I personally like chassis repairs a lot, they’re easy to do (no screws!) and have a good potential to earn money (see Repairing-section).
Spending your XP
For every 1,000 XP, you’ll be granted a so called “Upgrade Point” (UP). You can spend this point to acquire new tools, learn new skills or pimp your garage visually. As I’ve found the description not too helpful, let me share my thoughts on how to invest your upgrade points best.
Note: unlocking rooms like the Paint Shop or Parking Lot will not deplete your upgrade points.
- 1,000 XP – UP 1: Tablet. You’re probably somewhat annoyed by always running circles between your computer and your car, if you want to order a new part. Getting the tablet will make your life so much more convenient, that I even recommend it over the tools that help you earn more money.
Go to one of the red Toolboxes standing around and LMB on it. Tablet is the last of the “General Tools” in the left column.
Usage: press “T” at any time (except when you’re currently assembling/disassembling a part) to bring up the tablet. It gives you the same functionality as the computer, but you don’t have to leave the spot you’re currently working on any longer.
- 2,000 XP – UP 2: there are various ways you can go forward from here, but I recommend spending UP 2 on “Fast unbolting”. This will decrease the time to unbolt to roughly 1/3 of the original time. And as you do A LOT bolting/unbolting, you’ll never want to live without it.
Another option is to start investing points into the Repair skill, but as you need another 4,000 XP to really make use of it, I would not recommend it at this point.
The last “valuable” way of investing points here is, if you have heavy trouble finding faultly parts and you’d like to have some assistence. Then pick one of the “Examine Tool”. Each of them checks a variety of parts for their current condition and displays the results after performing the check. You can then easily spot the parts in “Examine Mode”. If you’re watching out for the more rusty parts (as described above), you shouldn’t really need them. Just want to mention it for the sake of completeness.
Note that “OBD Tester” works on modern cars only, while “Compression Tester” and “Examine Meter” can be used on any kind of car.
- 3,000 XP – UP 3: “Fast Assembling/Disassembling”. You’ll be assembling/disassembling a whole lot of parts in your career, so reducing the time to do this will speed up finishing jobs greatly. Similar decrease in time as with Fast Unbolting.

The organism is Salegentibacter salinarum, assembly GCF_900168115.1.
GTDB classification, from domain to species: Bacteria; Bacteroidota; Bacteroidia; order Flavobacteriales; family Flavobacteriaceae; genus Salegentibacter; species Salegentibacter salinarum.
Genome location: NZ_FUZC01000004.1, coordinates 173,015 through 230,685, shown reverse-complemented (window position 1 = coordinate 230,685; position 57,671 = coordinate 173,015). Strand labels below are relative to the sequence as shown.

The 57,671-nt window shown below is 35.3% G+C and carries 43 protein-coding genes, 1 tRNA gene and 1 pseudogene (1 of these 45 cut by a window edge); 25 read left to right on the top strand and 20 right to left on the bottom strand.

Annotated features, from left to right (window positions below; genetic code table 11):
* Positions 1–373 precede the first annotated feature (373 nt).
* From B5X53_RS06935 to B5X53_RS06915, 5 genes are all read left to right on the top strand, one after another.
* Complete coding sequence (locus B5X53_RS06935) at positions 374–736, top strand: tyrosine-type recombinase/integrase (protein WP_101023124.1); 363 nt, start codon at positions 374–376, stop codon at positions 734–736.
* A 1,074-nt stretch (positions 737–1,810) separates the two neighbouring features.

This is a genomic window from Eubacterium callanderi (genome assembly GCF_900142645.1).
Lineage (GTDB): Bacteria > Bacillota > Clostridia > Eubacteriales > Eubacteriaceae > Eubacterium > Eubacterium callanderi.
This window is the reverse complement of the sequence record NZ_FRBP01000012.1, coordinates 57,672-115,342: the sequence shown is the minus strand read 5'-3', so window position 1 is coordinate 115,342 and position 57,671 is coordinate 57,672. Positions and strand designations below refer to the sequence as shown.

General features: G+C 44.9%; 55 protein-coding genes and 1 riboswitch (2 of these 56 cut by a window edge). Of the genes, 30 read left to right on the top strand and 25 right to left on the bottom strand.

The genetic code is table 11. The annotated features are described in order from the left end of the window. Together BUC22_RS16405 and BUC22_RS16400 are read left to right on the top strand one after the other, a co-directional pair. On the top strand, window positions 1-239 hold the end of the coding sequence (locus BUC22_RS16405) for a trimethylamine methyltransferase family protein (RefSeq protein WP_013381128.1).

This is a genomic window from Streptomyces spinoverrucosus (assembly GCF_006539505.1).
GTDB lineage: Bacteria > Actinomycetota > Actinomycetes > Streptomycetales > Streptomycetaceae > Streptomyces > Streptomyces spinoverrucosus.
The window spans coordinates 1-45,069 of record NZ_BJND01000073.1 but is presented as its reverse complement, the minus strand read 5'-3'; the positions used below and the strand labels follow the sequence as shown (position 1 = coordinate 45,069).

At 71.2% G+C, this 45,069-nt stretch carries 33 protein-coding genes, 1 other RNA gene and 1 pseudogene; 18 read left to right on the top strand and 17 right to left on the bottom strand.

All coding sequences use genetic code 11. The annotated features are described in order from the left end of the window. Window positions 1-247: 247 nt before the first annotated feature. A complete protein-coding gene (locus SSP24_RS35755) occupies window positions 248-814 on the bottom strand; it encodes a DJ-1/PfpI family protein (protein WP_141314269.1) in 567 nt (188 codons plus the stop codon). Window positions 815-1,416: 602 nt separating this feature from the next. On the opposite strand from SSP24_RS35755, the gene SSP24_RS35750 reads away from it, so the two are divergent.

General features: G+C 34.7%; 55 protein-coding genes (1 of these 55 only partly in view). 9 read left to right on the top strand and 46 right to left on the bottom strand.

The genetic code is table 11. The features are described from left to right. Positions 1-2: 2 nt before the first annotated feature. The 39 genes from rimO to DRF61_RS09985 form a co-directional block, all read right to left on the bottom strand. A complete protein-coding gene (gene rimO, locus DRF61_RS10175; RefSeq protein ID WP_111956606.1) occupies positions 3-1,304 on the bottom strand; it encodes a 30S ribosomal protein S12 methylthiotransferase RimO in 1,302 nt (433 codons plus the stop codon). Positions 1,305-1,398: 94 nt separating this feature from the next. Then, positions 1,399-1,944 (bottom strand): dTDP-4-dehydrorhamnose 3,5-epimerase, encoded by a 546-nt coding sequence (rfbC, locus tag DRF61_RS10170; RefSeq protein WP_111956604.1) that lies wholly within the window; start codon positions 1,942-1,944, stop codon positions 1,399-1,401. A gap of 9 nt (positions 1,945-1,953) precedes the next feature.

If you’ve taken the Repair Skill-route, continue investing in it (same for the Examine Tools-route).
- 4,000 XP – UP 4: If you follow my recommendations, you can process jobs now quite quickly – time to make some money! Start powering up your Repair Skills!
- 5,000 XP to 8,000 XP – UP 5, 6, 7 and 8: upgrade your repair skill to the max!
- 9,000 XP to 11,000 XP – UP 9, 10 and 11: get the Examine Tools. The reason I suggest this to learn prior to the “Fast Manual Examination” is, that with these tools you can check the current condition of a bunch of parts in one go, while the majority of parts can only be examinated by disassembling them, so this skill won’t help you at all.
- 12,000 XP – UP 12: get the last of the tools – “Fast Manual Examination”.
- 13,000 XP to 20,000 XP – UP 13 to 20: as there’s nothing more to learn or improve, you can now start to invest the UPs into improving the look of your garage. Just pick as you see fit.
Mentioned few times already, repairing is a vital part of the game. Not a necessary one (cause that’s the mentioned thing I’ve discovered being 50 hours into the game, so you CAN live without it), but it’ll help you a lot in maximizing your margin.
Before even thinking about starting to repair parts, you should have maxed out your Repair skill. You will break parts just too often, if not, and that will thwart all your efforts.
Note that not every part can be repaired. Every part that can be, shows up in the list once you click on the Repair Desk. The list is sorted ascending by quality. Click on a part and it’ll either be repaired by a certain percentage or it’ll break. Don’t worry, it’s not gone, but still in your inventory and can’t be repaired any longer. A part counts as “broken”, if it has less than 10% of quality remaining.